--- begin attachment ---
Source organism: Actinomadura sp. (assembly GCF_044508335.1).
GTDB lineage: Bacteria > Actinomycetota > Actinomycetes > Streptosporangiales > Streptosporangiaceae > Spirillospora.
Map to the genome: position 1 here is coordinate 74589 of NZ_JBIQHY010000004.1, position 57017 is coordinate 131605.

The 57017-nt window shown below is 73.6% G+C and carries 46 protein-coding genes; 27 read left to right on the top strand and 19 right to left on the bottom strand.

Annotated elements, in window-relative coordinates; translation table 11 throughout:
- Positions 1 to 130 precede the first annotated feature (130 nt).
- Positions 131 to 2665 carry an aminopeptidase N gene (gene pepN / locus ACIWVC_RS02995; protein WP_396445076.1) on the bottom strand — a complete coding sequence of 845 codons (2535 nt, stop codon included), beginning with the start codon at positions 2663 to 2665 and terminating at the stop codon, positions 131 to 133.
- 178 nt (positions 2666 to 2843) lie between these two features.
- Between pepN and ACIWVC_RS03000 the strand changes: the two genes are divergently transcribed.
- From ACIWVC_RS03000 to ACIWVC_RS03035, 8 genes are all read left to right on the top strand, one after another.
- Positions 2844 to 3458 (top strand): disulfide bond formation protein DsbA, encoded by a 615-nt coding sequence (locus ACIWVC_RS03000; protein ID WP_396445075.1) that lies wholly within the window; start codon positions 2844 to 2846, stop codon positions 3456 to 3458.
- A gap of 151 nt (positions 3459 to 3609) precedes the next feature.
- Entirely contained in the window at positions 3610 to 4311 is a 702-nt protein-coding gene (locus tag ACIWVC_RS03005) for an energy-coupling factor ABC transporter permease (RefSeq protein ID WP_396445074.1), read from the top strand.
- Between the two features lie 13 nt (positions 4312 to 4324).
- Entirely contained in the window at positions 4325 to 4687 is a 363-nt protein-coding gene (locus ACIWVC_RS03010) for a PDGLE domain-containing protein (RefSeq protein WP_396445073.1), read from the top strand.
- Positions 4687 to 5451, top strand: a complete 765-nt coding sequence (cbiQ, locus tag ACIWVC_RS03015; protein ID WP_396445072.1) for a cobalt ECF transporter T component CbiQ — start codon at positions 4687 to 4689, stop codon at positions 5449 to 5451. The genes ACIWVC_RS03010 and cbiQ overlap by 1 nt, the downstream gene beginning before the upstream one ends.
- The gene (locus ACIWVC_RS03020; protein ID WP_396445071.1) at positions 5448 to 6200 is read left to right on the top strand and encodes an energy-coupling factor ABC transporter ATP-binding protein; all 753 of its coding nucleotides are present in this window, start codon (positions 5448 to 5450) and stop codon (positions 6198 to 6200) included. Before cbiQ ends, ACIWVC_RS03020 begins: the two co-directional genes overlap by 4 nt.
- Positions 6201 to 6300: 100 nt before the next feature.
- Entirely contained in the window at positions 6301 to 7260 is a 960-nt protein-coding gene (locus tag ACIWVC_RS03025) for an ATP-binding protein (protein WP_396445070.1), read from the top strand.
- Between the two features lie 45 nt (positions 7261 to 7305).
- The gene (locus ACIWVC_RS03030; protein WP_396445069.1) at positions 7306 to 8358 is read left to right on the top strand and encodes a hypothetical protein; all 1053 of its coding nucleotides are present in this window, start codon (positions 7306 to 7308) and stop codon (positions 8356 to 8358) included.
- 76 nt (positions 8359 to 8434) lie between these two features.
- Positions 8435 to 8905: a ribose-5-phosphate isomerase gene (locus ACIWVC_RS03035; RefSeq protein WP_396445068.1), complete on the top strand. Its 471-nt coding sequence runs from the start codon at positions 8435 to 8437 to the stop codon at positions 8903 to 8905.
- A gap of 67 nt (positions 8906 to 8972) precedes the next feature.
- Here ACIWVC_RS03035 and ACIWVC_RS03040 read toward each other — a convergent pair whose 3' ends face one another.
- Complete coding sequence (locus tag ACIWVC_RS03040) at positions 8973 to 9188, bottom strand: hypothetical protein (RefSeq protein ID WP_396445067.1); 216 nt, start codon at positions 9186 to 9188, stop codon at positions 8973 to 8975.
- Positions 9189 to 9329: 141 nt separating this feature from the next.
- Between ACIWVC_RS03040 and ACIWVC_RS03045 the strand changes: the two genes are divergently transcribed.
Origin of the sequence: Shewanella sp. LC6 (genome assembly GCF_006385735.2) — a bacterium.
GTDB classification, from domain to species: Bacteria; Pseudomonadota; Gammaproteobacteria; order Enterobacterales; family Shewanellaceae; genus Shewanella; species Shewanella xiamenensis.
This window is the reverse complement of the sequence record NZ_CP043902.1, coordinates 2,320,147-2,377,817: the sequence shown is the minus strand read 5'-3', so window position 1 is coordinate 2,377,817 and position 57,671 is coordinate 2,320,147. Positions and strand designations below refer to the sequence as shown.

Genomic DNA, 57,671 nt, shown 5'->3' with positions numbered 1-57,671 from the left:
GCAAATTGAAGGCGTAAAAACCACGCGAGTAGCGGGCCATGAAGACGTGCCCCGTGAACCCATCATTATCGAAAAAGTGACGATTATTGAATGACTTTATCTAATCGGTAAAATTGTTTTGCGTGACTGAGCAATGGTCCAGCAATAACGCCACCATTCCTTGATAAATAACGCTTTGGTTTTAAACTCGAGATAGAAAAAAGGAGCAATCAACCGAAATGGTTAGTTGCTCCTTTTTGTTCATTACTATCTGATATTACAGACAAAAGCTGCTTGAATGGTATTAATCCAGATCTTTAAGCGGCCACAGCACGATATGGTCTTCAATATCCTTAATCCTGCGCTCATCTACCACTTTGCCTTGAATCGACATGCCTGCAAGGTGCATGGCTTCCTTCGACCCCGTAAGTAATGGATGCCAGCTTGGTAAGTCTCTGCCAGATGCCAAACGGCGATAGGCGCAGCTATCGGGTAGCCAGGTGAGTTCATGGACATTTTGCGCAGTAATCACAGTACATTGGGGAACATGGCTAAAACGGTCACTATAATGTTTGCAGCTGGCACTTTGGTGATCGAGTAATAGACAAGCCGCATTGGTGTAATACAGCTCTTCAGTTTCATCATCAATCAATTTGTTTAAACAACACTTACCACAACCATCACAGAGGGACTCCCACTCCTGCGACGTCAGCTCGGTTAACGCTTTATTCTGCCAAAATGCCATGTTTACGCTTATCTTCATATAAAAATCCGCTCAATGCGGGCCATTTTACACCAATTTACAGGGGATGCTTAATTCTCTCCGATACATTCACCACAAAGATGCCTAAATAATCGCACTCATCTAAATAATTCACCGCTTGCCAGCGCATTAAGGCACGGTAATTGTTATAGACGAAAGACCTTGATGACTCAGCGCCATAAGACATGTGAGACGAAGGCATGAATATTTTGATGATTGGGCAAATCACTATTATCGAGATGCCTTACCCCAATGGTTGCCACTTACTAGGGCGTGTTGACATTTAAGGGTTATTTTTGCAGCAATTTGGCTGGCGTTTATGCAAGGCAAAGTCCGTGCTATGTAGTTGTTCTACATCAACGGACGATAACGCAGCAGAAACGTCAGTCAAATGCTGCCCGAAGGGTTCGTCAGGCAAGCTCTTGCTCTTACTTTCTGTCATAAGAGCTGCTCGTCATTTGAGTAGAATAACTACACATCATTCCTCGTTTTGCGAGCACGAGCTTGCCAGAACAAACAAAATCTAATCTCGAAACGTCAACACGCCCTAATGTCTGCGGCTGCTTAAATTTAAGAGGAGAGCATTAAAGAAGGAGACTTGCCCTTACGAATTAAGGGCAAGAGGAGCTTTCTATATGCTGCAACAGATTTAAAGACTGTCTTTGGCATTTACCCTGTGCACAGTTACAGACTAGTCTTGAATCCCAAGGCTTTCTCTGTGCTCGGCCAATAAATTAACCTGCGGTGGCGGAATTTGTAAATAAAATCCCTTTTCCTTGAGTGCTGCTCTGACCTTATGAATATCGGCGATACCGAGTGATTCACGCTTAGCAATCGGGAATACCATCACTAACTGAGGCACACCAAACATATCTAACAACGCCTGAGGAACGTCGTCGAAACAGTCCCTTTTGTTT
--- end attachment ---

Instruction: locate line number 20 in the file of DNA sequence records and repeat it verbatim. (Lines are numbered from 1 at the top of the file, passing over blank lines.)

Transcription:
- Between the two features lie 45 nt (positions 7261 to 7305).